Big Lake again leads in housing starts

By Gary W. Meyer
The vista has changed significantly as one travels north of Big Lake along Co. Rd. 5. In mid-summer of 1999, the farm pasture of the Bud Mitchell family, just across Hiawatha from the City of Big Lake, sported the early morning calls of the Mitchell's herd of cattle.
The cattle and their pasture have given way to another of Arcon's housing additions, with an estimated 150 homes alone springing up in that area over the past year.
Although housing growth in Sherburne County did slow a bit during 2000, given the annual report of the county planning and zoning office, it was still of a major impact, as the region continues its metamorphosis from quiet-rural to bustling-urban.
Big Lake City allotted permits for 239 new single family residences, down from 294 the year prior but still enough to retain their leadership in construction throughout the county. Added to the mix for Big Lake this year was a 65-unit seniors apartment complex on South Hwy. 25 and four more townhome units. Given the zoning office's population estimates, the city could have over 7,000 residents. A more likely estimate, as many of the seniors apartments and some homes remain open, is that the city had about a 6,500 population at year's end.
Second fastest growing community this year was the City of Elk River, with 172 new homes, 26 duplex units and 86 more multi-family units, for an estimated population of 17,868.
Baldwin Twp. continued its surge in residential construction, with 154 homes. Thereafter followed Livonia Twp., also in the Hwy. 169 corridor, with 93 homes; Becker Twp., 90 homes; Zimmerman, 68 homes; Big Lake Twp., 67 homes; Becker City, 56 homes; Blue Hill Twp., 34 homes; Santiago and Orrock Twps., each with 24 homes; Palmer Twp., 20 homes; Clear Lake Twp., 14 homes; Haven Twp., 10 homes; East St. Cloud, seven homes; and Princeton and Clear Lake cities, each with no new homes.
The zoning office estimates, based on those growth figures, that cities within the county have 37,344 residents and townships have 33,039 residents, for a total of 70,472. (See map showing breakdown of estimated population inside this issue of the Tribune.)
Valuation of the homes in many townships dropped from 1999 to 2000, although there were notable exceptions, the zoners report.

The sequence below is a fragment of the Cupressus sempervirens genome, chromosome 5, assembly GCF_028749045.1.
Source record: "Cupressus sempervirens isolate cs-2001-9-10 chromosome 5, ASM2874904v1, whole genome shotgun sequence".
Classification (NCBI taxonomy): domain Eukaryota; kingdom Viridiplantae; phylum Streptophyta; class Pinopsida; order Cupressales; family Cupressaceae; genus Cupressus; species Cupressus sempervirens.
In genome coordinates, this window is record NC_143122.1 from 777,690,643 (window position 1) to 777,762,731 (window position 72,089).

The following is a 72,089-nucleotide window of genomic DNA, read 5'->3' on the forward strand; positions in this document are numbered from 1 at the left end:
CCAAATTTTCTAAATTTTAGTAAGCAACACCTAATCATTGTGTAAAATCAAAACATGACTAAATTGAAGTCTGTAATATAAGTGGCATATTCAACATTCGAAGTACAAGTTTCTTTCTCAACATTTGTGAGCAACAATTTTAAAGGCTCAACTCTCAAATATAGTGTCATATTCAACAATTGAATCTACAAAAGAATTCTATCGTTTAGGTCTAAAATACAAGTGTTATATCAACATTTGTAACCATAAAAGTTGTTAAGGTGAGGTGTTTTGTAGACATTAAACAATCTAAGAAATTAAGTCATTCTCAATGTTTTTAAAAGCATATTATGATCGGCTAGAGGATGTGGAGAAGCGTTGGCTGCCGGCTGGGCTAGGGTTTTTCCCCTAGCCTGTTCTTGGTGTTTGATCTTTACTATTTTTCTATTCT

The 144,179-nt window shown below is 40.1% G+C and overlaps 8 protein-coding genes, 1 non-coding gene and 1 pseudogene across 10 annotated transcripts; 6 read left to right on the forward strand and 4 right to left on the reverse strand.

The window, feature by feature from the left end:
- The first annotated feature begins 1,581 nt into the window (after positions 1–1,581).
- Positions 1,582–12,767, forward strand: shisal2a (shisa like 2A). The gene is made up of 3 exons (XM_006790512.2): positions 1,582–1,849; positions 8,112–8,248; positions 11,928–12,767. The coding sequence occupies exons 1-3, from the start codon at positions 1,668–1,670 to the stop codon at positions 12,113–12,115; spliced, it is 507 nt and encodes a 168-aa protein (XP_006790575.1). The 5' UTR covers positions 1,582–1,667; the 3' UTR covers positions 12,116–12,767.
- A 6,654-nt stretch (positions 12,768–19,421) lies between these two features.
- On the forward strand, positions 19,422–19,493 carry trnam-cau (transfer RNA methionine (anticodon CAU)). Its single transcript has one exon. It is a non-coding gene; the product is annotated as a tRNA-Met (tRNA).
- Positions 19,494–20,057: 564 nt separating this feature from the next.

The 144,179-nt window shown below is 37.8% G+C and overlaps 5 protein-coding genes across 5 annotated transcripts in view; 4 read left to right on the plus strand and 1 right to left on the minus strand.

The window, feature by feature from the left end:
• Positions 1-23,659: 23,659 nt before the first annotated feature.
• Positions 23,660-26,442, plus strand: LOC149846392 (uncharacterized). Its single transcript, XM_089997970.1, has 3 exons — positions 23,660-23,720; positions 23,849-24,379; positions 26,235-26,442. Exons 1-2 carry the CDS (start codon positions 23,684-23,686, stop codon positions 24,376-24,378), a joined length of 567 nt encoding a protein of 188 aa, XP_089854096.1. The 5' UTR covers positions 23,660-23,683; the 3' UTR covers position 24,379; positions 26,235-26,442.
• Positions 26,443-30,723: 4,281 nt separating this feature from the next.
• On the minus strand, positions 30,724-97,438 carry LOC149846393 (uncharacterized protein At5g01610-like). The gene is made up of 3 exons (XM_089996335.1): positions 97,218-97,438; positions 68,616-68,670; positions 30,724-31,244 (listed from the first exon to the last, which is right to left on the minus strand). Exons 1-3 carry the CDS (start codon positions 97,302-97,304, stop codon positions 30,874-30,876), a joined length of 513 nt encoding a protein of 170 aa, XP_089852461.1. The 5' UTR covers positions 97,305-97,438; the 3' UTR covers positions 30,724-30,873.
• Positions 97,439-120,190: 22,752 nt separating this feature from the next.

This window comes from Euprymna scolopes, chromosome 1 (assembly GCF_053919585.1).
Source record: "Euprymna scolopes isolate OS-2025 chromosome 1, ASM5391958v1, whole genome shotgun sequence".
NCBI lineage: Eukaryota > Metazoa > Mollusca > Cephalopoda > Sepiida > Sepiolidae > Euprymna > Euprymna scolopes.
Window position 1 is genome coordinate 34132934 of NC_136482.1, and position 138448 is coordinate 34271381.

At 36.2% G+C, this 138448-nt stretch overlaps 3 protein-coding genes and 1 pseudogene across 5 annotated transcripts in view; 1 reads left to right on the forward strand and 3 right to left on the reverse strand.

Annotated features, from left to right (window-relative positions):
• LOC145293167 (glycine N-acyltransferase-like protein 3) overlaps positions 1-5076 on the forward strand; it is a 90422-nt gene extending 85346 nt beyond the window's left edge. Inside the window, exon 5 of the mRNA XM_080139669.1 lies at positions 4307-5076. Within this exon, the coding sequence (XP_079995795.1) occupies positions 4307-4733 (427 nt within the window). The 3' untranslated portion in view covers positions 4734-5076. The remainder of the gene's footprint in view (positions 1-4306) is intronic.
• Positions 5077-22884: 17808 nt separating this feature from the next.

The average value of Big Lake Twp.'s 67 homes dropped to $129,940 from an average of $137,131 (for 91 homes) in 1999. The average value of Livonia's 93 homes dropped to $121,140 in 2000 from $136,719 (for 107 homes) in 1999. The average value of Baldwin's 154 homes dropped to $105,181 in 2002 from an average of $114,586 (for 87 homes) the year prior. Palmer Twp. also saw its average valuation drop, to $116,000, from $123,888 (for 27 homes) in 1999.
Orrock saw a slight increase in its valuations, from $122,071 last year to $124,625 in 2000. Clear Lake Twp. valuation increased to $147,071 from $140,200 (for 15 homes) in 1999. Santiago Twp. saw a significant increase in the valuation of its new homes - to $137,958 - from $99,472 in 1999. Haven Twp., building only 10 new homes, saw an average valuation of $177,200 for those residences, compared to $112,400 for 10 homes in 1999.
Total valuation for the 520 homes built in the townships during 2000 was $63,472,000. As a result, 2000 house building dropped in valuation to an average $120,000 per building, down from $123,000 in 1999 and $121,000 the year prior. Another $10,763,000 in valuation was gained for other building permits, such as remodelings, garages, outbuildings and pole buildings. During the year, there were 1,311 permits for all construction in the county.
No valuations were reported for homes built within cities.
Septic system upgrades, generally required with the sale of homes in townships, numbered 233 for the year, pretty much in line with 235 upgrades in 1999 and 261 in 1998s.
Forty-three plats were recorded from townships in 2000, from which 400 lots (17 commercial) were developed. The total number of lots is down significantly from those approved from 1996 through 1999, when anywhere from 517 to 612 were recorded.
But those 400 lots meant 1,463 acres of land were rezoned for housing or commercial use during the year. As of the end of 2000, agricultural acreage in Sherburne County had shrunk to 93,384 acres, from 109,772 acres when zoning officials began reporting such platting activity in 1972.


BIG LAKE HOPES TO BECOME A BEYOND THE YELLOW RIBBON COMMUNITY and a kick-off meeting was held Monday at The Friendly Buffalo. Pictured above are First Sergeant Brigham Fanning, Sen. Mary Kiffmeyer, Mayor Raeanne Danielowski and Director of Military Outreach Annette Kuyper. (Photo by Jennifer Edwards).

Above, the five Hornets defending their end of the court are Sam Jochum, Brady Vogt, Kyle Knaeble, Collin Teigen and Trent Monson.

Well over 100 kids waited their turn in line to go through basketball drills during the Blowout last Friday.

BIG LAKE HORNETS CHAMPION SWIMMERS are diver Mallary Dick, who came home with seventh place, and swimmers Laurel Pietrzak, Laurin Ebert, Maggie Knier and Gabbie Werner. (Submitted photo).

MISCHIEF MANAGED is the name of Leah Corder’s family counseling business now open in Big Lake above the Fudgin’ Delicious Ice Cream Shop. Wednesday the Big Lake Chamber of Commerce held a ribbon cutting at her office. Pictured above from left to right are Mayor Raeanne Danielowski, City Clerk Gina Wolbeck, State Rep. Nick Zerwas, Economic Development Specialist Heidi Steinmetz, Leah Corder and Darla, the Great Dane, Accountant Michelle Backlund, Ken Geroux of Ken Geroux Construction and Chamber President Tricia Skodje.